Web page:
Catholic lawyer of Whitton
1661 - 1737
Nathaniel Pigott was a barrister but as an avowed Catholic debarred from university or appearance in any court of law. He appears in Cosin's list of non-jurors of 1715, refusing to take the Oath of Loyalty to King George I, which cost him £50.
Pigott came to live at Whitton that year, buying the house built by John Belasyse, Baron Belasyse of Worlaby in 1687, opposite the mansion (then known as Whitton House) lately constructed by Sir Godfrey Kneller. Also this year he was acting as one of the lawyers defending the Lords accused of taking part in the Jacobite rebellion of 1715. Moving to Whitton put him at a useful distance from London at this time.
Pigott was connected with the 9th Viscount Fairfax of Gilling, in Yorkshire and acted as his lawyer. His son Ralph (d1730) married Alathea, Fairfax's daughter and their grandson Charles Gregory inherited the Fairfax estates, assuming the name Fairfax.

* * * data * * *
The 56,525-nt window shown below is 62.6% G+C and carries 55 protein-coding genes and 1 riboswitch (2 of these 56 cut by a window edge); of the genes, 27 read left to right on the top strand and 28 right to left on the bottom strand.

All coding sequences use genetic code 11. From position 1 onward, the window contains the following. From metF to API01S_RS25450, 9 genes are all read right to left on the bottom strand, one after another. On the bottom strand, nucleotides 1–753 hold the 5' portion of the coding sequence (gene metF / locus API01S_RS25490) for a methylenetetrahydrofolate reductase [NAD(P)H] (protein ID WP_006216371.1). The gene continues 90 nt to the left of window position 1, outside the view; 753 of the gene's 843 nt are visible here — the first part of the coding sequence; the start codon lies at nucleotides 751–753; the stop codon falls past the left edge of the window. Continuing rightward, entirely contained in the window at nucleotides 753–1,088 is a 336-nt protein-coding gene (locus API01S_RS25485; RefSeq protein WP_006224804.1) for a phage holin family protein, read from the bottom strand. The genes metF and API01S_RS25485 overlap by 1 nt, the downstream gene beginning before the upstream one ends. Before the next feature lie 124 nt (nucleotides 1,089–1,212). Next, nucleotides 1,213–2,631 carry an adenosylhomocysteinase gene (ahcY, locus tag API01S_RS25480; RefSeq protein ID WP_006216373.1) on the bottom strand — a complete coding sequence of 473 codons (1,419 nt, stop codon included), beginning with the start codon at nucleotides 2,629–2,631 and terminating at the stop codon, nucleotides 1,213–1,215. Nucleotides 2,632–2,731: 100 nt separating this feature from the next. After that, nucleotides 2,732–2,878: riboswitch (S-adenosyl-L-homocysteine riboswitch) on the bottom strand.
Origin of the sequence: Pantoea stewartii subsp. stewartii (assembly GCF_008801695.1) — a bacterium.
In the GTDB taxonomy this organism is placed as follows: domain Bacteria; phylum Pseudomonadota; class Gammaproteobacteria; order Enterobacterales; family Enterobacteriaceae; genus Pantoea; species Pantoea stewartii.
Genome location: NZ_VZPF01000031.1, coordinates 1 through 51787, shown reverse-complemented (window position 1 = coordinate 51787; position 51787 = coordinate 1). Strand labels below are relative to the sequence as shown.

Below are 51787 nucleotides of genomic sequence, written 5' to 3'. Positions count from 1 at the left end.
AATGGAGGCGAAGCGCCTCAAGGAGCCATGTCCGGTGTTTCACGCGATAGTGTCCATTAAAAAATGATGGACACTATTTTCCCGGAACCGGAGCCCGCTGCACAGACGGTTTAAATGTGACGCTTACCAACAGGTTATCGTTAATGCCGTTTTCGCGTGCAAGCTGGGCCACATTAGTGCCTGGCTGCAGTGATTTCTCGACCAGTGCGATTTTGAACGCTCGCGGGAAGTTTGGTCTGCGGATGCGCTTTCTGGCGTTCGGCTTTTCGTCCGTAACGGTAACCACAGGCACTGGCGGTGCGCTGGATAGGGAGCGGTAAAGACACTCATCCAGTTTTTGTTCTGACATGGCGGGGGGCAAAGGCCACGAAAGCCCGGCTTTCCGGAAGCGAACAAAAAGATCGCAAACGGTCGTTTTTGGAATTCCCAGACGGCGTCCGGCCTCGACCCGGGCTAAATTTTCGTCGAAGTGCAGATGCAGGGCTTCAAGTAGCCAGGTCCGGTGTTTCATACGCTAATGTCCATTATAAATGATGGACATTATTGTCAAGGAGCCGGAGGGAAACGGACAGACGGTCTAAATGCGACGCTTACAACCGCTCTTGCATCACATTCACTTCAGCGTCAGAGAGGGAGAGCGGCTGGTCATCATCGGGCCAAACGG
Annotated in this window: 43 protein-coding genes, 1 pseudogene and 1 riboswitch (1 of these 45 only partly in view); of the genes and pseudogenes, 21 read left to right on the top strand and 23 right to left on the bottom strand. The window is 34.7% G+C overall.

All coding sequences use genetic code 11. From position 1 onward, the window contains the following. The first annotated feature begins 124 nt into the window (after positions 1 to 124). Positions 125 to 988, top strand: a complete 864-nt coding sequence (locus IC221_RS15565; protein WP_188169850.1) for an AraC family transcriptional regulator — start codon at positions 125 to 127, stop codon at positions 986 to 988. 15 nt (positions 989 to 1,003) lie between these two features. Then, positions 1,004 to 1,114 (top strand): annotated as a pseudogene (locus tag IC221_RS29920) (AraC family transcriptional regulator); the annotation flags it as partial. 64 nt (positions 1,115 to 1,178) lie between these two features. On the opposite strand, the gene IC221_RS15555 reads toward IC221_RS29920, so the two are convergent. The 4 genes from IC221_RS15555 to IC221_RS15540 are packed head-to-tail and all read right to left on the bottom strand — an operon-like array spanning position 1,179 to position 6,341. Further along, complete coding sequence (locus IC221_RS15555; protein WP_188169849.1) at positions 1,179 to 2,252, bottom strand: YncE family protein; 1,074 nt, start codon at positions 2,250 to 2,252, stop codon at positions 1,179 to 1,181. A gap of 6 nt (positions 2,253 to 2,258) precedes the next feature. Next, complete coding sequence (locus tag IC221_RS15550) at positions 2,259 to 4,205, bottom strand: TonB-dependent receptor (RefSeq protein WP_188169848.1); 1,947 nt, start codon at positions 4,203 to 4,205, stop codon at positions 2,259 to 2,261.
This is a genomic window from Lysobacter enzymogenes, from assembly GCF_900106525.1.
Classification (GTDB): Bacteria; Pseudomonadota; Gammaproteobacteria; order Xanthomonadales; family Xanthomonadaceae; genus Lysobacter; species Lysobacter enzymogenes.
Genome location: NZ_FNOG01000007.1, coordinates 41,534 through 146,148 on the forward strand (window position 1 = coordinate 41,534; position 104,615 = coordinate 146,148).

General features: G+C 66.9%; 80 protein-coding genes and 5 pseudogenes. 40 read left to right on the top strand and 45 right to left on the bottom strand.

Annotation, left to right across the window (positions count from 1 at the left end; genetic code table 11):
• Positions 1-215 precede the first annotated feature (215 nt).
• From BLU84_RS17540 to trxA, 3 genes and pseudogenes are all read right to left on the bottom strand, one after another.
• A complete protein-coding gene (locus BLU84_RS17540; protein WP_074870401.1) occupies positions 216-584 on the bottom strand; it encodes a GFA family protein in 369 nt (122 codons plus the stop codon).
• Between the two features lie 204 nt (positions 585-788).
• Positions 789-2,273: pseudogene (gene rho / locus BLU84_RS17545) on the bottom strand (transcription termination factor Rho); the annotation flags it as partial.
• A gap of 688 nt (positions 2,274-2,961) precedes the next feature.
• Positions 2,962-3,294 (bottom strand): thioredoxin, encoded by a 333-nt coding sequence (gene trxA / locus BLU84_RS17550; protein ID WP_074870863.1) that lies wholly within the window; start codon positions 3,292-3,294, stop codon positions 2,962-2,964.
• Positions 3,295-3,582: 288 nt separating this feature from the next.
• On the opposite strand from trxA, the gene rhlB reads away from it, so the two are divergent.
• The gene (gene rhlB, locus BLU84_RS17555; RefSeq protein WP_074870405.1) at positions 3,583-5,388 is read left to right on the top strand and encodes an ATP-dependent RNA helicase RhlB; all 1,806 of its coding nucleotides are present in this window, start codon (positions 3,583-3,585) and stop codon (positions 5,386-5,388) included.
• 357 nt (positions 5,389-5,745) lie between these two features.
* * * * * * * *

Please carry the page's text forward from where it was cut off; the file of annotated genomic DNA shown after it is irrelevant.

Friend and advisor to Pope
Pigott advised his friend Alexander Pope during his long dispute with Lady Kneller about the siting of Sir Godfrey's memorial in St Mary's Church. Living, as he did, at the entrance to Whitton House, greetings may not have been exchanged during this time.
The dispute was concluded in 1725 and the enormous memorial, designed by Michael Rysbrack installed in Westminster Abbey in 1730.
In September 1726 Pope suffered injury when the coach in which he was travelling plunged into the river Crane and was taken to his friend's house nearby for treatment.
Pope's memorial to his friend
When Pigott died, in 1737, he was buried in St Mary's churchyard. His son Edward asked Pope to write an inscription for his memorial tablet carved by Scheemakers and erected on the south wall of the gallery in St Mary's Church:
To the Memory of
NATHANIEL PIGOTT Barrister at Law:
Who Gave more Honour to his Profession,
than he derived from it.
Possessed of the highest Character,
By his Learning, Judgment, Experience, Integrity,
Depriv'd of the highest Stations,
Only by his Conscience and Religion.
Many he assisted in the Law,
Many he preserved from it
Friend to Peace, Guardian of Property, and Protector of the Poor.
A Servant of God, and Lover of his Country.
He died July 5 1737. Aged 76 years.
In 1744, when Pope was dying, Edward administered the last rites at his bedside.
George Sherburn, The Correspondence of Alexander Pope, Oxford, 1956
DNB (for Nathaniel Pigott, astronomer & grandson)
John Burke, Genealogical and Heraldic History of the Commoners of Great Britain and Ireland (vol II, p116, Fairfax), 1830